Increase the reliability of any robot system by switching from set screws to transmit motion to hex shaft. Set screws can become loose and damage your shafts over time but using a hex shaft to transmit torque doesn’t require any set screws or keys, it just simply works.
Converting part of an existing design, or using already purchased parts, with hex is easy. The simplest option is to change to the HD Hex Motor (REV-41-1301) and directly drive REV 15mm Build System Wheels, or use a High Strength Hex Hub (REV-41-1147) with an existing 4-hole pattern wheel. Use a shaft color to secure the wheel from sliding off the shaft.
For a system with more shafts, the easiest way to couple between Hex and non-hex shafts is to use #25 pitch chain (REV-41-1365) because it’s common to all systems. In designs with multiple chain stages it’s possible to change any number of the shafts over to hex. The more shafts converted, the less risk of a set-screw skipping and causing a failure. Starting from the motor and then changing subsequent shafts will provide the most benefit, but any shaft that’s converted to hex will reduce a point of failure.
The HD Hex Motor is used with either a REV Robotics Sprocket or a Hex Hub with any 4-hole pattern sprocket. Connected by chain to the next shaft which can either be another REV Robotics based hex shaft or can connect to any existing #25 pitch chain solution a team already owns.
The High Strength Hex Hub and the Universal Hex Hub (REV-41-1833) are specifically designed to help teams use the parts they already have with the reliability and convenience of a hex drive shaft. The High Strength Hex Hub is used below to convert an AndyMark Stealth Wheel to Hex Shaft. The extended part of the High Strength Hex Hub is sized to pilot the hub into the wheel keeping it centered.
The REV Robotics Plastic Brackets have mounting holes on an 8mm spacing which is compatible with other building systems. When mounting a REV Robotics Plastic Bracket to flat channels, turn the bracket so that the alignment ribs on the bracket face out from the channel as shone below.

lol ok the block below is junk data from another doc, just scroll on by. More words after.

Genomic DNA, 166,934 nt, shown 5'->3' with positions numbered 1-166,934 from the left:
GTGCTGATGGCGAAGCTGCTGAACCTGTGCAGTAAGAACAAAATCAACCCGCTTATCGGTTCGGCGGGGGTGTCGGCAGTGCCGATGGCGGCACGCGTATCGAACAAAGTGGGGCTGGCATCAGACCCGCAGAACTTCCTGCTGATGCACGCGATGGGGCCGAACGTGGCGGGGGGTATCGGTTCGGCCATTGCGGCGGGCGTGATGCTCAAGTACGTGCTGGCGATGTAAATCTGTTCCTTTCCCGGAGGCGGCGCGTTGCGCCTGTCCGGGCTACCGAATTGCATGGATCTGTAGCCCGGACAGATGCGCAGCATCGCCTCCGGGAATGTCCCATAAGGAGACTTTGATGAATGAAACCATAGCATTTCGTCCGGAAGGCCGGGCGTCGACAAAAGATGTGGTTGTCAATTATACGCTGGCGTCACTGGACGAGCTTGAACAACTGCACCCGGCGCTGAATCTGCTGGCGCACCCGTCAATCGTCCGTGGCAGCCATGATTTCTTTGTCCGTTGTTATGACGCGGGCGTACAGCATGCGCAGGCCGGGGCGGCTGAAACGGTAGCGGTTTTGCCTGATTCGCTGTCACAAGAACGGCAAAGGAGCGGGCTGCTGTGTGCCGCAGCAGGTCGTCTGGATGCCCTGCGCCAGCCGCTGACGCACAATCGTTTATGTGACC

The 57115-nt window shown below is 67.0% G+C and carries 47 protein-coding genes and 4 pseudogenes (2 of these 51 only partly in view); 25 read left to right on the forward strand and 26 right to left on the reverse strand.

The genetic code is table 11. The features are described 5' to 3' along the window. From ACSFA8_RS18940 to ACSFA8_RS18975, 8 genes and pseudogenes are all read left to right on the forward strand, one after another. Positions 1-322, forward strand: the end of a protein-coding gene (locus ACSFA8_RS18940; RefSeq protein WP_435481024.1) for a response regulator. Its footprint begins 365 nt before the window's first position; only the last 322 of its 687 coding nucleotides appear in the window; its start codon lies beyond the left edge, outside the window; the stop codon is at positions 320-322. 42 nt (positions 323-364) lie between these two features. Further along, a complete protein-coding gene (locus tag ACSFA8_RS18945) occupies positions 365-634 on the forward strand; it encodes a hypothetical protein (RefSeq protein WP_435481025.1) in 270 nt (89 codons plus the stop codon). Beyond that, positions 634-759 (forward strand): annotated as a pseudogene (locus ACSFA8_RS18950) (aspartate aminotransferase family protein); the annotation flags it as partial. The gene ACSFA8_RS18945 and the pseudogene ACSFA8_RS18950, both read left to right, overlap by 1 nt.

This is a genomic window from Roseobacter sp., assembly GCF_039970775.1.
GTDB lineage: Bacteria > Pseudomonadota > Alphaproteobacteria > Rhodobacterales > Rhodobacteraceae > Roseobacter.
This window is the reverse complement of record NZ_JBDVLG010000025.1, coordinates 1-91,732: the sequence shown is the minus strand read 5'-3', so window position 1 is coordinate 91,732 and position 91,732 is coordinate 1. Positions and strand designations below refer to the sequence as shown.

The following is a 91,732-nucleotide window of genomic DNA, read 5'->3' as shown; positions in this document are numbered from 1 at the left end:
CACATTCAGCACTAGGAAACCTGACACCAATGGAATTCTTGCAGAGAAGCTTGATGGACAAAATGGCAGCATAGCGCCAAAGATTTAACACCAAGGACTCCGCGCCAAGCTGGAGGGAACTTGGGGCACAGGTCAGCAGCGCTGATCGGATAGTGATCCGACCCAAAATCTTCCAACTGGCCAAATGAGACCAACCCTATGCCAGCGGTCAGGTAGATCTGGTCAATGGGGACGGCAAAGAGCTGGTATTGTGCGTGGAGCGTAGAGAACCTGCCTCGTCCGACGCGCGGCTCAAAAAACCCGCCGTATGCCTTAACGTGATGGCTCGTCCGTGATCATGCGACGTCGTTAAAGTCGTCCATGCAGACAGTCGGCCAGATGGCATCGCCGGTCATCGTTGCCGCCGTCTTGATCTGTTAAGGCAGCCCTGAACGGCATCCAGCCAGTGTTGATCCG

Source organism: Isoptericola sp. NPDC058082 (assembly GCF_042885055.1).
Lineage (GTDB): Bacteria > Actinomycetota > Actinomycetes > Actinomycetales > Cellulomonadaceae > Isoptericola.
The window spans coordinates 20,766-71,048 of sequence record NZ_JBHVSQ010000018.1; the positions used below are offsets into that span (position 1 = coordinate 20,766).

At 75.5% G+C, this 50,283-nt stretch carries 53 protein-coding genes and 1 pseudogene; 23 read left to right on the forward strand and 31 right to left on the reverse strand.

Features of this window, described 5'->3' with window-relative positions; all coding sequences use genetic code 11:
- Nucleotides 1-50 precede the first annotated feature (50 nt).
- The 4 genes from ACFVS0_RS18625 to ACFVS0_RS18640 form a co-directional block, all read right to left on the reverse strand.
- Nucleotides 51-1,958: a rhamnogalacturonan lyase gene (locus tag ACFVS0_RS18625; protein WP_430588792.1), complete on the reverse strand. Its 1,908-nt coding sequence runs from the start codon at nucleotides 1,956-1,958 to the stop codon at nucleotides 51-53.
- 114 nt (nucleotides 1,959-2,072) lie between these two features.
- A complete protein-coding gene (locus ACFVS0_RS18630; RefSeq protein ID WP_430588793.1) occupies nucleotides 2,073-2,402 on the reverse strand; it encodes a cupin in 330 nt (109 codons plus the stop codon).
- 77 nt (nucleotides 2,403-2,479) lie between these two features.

Tetrix channels also use an 8mm hole spacing so almost all REV Robotics brackets can mount directly to the channel. There are several ways to mount motion brackets and a structural bracket to the Tetrix Channel. The motion brackets accept a REV Robotics 9mm bearing so they can be used to add hex shaft to a Tetrix robot.
The 90 degree bracket above is one way to mount extrusion to Tetrix channel. A stronger method would be to miter the end of the extrusion as needed and then bolt it directly to the Tetrix channel as shown in below. Install M3 hex cap bolts and nylocs in the Tetrix channel with the heads on the side the extrusion will be installed on. Slide the extrusion into place with the bolt heads in the extrusion channel and tighten. This method will also work with Actobotics channel.
To use the REV Robotics Delrin Bearings directly in place of the Tetrix bushing, it’s recommended to drill out one of the Tetrix pattern 8mm holes to 3/8” (larger than 9mm) and then install a motion bracket over the clearance hole. Depending on which 8mm hole in the Tetrix pattern is used it’s possible to match drill and add more fasteners to secure the bracket. The Delrin bearings a designed specifically to run in the nylon brackets for low friction and long wear. If using a Delrin bearing directly in the metal channel checking the bearing for wear is recommended.